Scotland’s first rocket launch will likely ‘blow up’, says spaceport boss

Scotland’s first-ever private rocket launch could end in disaster as there’s a high chance of the shuttle blowing up, the boss of the spaceport involved has said. 

Frank Strang, chief executive of Saxa Vord in Shetland, says that despite the poor odds of success, a private customer may still want to take the chance. 

His company is waiting for a license for the UK’s first vertical launch and hopes to have the first test launch later this year.

Mr Strang compared his spaceport to NASA’s Cape Canaveral but said his spaceport is ready for any early problems. He pointed out that even SpaceX had initial launches that some saw as failures, but they were crucial learning experiences.

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When questioned about how the launch will compare to the recent failed launch of a Virgin Orbit shuttle, he said: “I fully expect the rocket to blow up.”

He added: “You never know, there might be a customer out there that’s prepared to take the risk.”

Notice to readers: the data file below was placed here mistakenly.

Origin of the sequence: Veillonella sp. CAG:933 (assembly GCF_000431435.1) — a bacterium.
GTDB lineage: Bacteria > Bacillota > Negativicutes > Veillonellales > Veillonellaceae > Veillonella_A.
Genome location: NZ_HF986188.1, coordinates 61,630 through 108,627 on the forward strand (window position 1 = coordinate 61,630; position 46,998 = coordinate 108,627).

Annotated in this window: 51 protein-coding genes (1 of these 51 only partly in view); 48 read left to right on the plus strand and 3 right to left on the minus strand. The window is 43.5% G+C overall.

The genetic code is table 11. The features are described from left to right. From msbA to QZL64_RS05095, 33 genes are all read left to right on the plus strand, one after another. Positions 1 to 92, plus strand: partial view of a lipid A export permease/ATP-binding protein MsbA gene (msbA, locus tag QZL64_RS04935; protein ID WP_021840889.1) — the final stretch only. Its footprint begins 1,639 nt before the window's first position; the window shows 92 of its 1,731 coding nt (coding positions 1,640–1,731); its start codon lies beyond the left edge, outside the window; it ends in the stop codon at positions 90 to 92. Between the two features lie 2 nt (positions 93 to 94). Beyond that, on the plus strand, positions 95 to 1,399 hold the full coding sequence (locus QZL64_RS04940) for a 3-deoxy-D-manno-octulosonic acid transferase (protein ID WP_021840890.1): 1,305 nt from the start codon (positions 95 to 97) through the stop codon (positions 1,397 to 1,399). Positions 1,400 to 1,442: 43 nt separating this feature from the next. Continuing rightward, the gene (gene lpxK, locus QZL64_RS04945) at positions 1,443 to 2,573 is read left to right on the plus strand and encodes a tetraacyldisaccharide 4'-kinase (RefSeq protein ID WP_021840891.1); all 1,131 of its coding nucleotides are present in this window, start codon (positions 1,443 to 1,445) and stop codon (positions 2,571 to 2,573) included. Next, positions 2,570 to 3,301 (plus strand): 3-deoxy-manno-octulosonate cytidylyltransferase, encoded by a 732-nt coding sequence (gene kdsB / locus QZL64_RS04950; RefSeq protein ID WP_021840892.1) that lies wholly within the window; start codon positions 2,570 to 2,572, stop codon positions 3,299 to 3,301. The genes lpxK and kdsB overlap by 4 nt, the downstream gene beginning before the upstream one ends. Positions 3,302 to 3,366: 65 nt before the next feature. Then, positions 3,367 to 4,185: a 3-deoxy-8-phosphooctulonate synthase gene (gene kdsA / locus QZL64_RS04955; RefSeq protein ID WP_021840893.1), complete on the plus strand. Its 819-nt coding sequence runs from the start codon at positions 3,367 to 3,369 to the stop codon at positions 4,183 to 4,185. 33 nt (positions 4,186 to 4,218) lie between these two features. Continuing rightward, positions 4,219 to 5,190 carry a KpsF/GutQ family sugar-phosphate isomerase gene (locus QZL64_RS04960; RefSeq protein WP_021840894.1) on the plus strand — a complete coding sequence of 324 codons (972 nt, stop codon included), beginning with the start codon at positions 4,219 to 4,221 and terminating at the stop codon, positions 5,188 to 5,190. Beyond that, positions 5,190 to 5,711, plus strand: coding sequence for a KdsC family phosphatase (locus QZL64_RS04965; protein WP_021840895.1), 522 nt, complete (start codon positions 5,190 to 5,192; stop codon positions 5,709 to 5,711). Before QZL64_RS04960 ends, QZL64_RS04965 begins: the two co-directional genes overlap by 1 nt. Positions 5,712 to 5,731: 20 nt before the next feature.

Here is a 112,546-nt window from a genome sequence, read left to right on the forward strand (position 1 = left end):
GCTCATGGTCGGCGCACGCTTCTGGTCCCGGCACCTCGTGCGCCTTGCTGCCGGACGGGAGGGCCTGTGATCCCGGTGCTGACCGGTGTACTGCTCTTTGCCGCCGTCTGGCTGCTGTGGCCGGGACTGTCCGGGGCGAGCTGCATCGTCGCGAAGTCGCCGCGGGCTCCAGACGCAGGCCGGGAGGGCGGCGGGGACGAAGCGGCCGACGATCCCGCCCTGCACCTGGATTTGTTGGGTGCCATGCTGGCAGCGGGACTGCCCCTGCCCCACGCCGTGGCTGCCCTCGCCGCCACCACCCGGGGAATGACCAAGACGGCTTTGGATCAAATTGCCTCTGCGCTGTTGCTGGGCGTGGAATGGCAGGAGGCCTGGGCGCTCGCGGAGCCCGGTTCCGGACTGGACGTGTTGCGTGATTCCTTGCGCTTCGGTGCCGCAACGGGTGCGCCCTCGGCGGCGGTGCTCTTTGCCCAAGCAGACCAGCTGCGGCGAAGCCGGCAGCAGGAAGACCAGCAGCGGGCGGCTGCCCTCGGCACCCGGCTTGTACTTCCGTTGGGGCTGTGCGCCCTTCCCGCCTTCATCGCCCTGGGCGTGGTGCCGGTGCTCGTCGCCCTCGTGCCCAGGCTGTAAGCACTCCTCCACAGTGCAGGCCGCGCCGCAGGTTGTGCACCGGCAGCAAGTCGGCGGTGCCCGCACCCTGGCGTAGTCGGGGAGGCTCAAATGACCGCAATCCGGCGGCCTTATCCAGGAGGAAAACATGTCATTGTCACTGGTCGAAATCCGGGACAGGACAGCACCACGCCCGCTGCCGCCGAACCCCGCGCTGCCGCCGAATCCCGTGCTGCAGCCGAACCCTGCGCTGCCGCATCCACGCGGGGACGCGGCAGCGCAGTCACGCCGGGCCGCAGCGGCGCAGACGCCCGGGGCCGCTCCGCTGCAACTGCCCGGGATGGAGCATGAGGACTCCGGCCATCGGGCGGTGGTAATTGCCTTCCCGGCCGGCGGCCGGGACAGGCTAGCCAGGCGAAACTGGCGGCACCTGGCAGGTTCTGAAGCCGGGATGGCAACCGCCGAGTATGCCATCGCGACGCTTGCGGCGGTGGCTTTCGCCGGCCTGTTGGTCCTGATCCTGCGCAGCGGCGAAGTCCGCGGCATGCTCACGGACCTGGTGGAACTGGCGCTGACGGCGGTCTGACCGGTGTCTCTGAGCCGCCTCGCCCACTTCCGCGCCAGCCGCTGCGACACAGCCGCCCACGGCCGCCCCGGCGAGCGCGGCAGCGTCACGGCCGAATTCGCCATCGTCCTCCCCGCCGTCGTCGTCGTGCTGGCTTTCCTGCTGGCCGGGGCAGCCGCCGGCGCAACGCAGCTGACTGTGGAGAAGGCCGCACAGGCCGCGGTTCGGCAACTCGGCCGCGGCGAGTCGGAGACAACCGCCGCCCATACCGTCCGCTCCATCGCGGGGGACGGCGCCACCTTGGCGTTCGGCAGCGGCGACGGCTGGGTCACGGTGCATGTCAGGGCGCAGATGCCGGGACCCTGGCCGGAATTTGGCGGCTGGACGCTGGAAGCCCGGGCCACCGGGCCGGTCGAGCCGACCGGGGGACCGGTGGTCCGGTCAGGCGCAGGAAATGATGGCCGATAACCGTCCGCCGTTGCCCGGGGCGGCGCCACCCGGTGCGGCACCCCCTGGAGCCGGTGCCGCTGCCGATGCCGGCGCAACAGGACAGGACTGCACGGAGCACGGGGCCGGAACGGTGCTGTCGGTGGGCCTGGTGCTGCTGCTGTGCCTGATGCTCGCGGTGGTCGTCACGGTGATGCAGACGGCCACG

The UK Government values the space sector at a staggering £14.8billion per year.

However, earlier this year, Virgin Orbit’s attempt to launch a rocket from Cornwall ended in failure.

Virgin Orbit shut down, and its remaining assets were sold for a mere £29million. The failure also led to a shortage of available launch slots worldwide, as companies rushed to secure spots from competitors like SpaceX, the Telegraph reported.

The first rocket to launch from Saxa Ford will be one made by the German company Rocket Factory Ausberg, Mr Strang said.

Mr Strang said: “We always said we’re not building Cape Canaveral. But actually we are.

“And you need to remember that the customer base we’ve got, they’re all international and they’re coming to us”

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